‘Summer loving’ survey attracts international attention

The temperature rises, the rosé flows freely, the barbeque and party invitations are plentiful and online dating spikes. Summer is the season when we’re out and about more and - anecdotally - having more flings.

Melbourne Sexual Health Centre researchers investigated whether sexual activity was in fact seasonally different and if there was a correlation with sexually transmitted infections (STI).

Led by PhD student/clinician Dr Vincent Cornelisse, the researchers analysed data from people attending the Melbourne Sexual Health Centre in a nine-year period from 2006 to 2014, conducting separate analyses of men who have sex with men (MSM) and men who have sex with women (MSW), and of women.

Previous studies into seasonal sexual activity had been conducted in the US and UK, but this was the first in the world to compare seasonal differences in sexual behaviour with STI diagnoses.

Supervised by Professor Kit Fairley, the researchers asked about the patients’ sexual activity three months prior to their appointments, including about use of condoms, and compared this with STI data, then compared the data across seasons.

In MSM urethral gonorrhoea was used as evidence of sexually transmitted infection; while non-gonococcal urethritis (NGU) was used for MSW, and pelvic inflammatory disease (PID) for women.

The study found that the number of sexual partners did indeed peak in summer and was lowest in winter – rising by more than 10 per cent for MSM (an average of 4.9 partners in summer compared to 4.3 in winter), and slightly less than 10 per cent for heterosexual men (2.3 partners compared to 2.0) and women (1.7 compared to 1.6).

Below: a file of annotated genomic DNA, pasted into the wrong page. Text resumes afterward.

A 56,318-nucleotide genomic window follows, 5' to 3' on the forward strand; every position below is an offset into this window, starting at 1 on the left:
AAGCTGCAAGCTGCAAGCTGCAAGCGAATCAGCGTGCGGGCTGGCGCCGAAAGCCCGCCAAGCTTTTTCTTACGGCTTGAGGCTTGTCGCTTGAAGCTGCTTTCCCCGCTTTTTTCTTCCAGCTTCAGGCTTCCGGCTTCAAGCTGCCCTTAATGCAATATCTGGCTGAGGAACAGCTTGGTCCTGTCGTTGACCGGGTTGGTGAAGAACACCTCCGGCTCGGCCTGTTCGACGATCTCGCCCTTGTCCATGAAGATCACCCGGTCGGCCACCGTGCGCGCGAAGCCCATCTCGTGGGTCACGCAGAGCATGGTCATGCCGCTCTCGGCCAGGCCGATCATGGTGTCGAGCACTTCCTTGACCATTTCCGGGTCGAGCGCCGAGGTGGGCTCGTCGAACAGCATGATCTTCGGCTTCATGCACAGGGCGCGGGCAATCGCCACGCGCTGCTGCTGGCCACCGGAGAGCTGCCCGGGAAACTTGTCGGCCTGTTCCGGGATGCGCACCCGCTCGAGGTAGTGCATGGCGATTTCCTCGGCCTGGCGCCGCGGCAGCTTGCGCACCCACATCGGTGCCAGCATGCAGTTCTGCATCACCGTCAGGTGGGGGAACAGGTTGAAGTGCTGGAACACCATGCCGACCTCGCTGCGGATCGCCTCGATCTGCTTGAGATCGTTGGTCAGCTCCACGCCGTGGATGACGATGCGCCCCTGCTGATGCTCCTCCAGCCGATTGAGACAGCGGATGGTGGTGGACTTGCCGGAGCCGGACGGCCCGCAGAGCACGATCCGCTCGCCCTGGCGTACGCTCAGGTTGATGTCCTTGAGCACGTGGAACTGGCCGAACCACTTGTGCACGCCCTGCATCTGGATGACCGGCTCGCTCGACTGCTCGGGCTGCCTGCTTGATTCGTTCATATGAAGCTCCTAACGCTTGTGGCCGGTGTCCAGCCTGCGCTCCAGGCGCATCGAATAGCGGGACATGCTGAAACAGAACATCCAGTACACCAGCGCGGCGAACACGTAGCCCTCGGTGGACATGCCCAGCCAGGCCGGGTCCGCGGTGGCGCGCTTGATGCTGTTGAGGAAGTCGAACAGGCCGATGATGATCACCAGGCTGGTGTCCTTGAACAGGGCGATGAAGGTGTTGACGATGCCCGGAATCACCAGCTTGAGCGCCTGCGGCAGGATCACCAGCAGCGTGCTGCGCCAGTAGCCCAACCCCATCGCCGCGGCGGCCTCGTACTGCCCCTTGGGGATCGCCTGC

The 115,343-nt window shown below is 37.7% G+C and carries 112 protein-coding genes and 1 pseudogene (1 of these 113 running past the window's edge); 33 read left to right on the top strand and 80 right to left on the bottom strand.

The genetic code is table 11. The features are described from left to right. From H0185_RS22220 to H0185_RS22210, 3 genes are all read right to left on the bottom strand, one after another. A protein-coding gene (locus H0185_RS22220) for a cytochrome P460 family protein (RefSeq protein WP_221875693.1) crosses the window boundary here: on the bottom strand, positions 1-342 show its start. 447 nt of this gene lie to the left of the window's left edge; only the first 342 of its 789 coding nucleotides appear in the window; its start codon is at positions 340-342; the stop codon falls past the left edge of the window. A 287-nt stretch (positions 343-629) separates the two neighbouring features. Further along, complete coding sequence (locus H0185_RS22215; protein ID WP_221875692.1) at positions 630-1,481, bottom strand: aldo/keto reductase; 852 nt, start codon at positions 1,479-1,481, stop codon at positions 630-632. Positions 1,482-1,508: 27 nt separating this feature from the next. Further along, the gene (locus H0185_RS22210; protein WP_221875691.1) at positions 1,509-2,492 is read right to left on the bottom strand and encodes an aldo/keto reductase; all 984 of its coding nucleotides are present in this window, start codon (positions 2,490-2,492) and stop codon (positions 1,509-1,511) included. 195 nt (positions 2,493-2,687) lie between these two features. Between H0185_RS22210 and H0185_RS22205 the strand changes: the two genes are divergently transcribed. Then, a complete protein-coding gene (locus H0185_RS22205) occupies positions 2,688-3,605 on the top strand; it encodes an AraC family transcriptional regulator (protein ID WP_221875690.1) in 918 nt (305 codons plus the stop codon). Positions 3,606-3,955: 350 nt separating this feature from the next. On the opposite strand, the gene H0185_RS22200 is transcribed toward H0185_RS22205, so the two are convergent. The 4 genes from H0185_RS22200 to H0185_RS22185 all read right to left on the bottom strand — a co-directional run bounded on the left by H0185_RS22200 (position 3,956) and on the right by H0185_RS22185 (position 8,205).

This was accompanied by a small increase in STI diagnoses in summer, though this seasonal difference was limited to urethral gonorrhoea in MSM and NGU in heterosexual men – PID diagnoses in women were found to peak in autumn, possibly due to a delay in diagnoses.

Among men who have sex with men, the spike in diagnoses was larger than increases in partner numbers would have indicated, suggesting that other factors were at play. The researchers noted that the increase in STI diagnoses was restricted to individuals with a high number of sexual partners, and speculated that this could be due to the use of networking apps bringing high-risk men into contact with other high-risk men and amplifying the difference in diagnoses.

Dr Cornelisse said further research was needed to tease out whether increased sexual activity in summer was due to changes in libido (US studies have suggested that testosterone is higher in men in summer) or due to increased social opportunities for sex such as holidays.

He cautions against extrapolating the study’s findings to the general community yet and hopes to broaden the research to other Australian cities.

The results will be used to help adjust staffing levels at the MSHC to help clinical service delivery at peak times and could be used in public health campaigns around summer activities such as music festivals or Midsumma. “People are more receptive to public health campaigns at a time when they are more at risk,” Dr Cornelisse said.

The study, nominated as the editor’s choice in the June edition of the journal Sexually Transmitted Infections, was also highlighted at the British Association for Sexual Health and HIV (BASHH) at Oxford in July.